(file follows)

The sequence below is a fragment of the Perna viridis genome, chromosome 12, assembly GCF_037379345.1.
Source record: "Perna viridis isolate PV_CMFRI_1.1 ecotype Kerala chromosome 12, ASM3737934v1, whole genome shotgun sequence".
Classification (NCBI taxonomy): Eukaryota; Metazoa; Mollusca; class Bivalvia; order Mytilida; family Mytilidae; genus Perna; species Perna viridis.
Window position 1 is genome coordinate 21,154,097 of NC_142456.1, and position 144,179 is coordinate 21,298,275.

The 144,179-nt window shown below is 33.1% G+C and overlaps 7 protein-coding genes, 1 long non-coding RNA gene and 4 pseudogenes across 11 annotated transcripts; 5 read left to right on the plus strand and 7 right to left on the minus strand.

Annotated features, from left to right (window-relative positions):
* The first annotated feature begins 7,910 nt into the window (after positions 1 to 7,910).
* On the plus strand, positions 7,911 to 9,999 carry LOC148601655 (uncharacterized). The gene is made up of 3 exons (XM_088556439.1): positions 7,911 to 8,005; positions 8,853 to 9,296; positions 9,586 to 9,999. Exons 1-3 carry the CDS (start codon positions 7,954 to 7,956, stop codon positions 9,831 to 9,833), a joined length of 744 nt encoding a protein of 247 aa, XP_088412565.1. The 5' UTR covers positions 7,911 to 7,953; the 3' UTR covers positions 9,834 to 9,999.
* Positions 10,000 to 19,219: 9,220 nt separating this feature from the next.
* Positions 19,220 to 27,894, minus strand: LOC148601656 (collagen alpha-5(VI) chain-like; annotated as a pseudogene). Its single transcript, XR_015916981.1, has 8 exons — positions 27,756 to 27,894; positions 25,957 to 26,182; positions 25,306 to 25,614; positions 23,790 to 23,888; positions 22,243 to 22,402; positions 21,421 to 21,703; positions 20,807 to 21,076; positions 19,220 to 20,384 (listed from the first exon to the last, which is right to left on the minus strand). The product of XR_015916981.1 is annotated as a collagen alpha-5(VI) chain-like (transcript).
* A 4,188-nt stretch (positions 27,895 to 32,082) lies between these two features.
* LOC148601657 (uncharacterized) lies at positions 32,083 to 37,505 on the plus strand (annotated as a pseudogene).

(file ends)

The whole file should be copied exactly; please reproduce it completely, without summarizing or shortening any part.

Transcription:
The sequence below is a fragment of the Perna viridis genome, chromosome 12, assembly GCF_037379345.1.
Source record: "Perna viridis isolate PV_CMFRI_1.1 ecotype Kerala chromosome 12, ASM3737934v1, whole genome shotgun sequence".
Classification (NCBI taxonomy): Eukaryota; Metazoa; Mollusca; class Bivalvia; order Mytilida; family Mytilidae; genus Perna; species Perna viridis.
Window position 1 is genome coordinate 21,154,097 of NC_142456.1, and position 144,179 is coordinate 21,298,275.

The 144,179-nt window shown below is 33.1% G+C and overlaps 7 protein-coding genes, 1 long non-coding RNA gene and 4 pseudogenes across 11 annotated transcripts; 5 read left to right on the plus strand and 7 right to left on the minus strand.

Annotated features, from left to right (window-relative positions):
* The first annotated feature begins 7,910 nt into the window (after positions 1 to 7,910).
* On the plus strand, positions 7,911 to 9,999 carry LOC148601655 (uncharacterized). The gene is made up of 3 exons (XM_088556439.1): positions 7,911 to 8,005; positions 8,853 to 9,296; positions 9,586 to 9,999. Exons 1-3 carry the CDS (start codon positions 7,954 to 7,956, stop codon positions 9,831 to 9,833), a joined length of 744 nt encoding a protein of 247 aa, XP_088412565.1. The 5' UTR covers positions 7,911 to 7,953; the 3' UTR covers positions 9,834 to 9,999.
* Positions 10,000 to 19,219: 9,220 nt separating this feature from the next.
* Positions 19,220 to 27,894, minus strand: LOC148601656 (collagen alpha-5(VI) chain-like; annotated as a pseudogene). Its single transcript, XR_015916981.1, has 8 exons — positions 27,756 to 27,894; positions 25,957 to 26,182; positions 25,306 to 25,614; positions 23,790 to 23,888; positions 22,243 to 22,402; positions 21,421 to 21,703; positions 20,807 to 21,076; positions 19,220 to 20,384 (listed from the first exon to the last, which is right to left on the minus strand). The product of XR_015916981.1 is annotated as a collagen alpha-5(VI) chain-like (transcript).
* A 4,188-nt stretch (positions 27,895 to 32,082) lies between these two features.
* LOC148601657 (uncharacterized) lies at positions 32,083 to 37,505 on the plus strand (annotated as a pseudogene).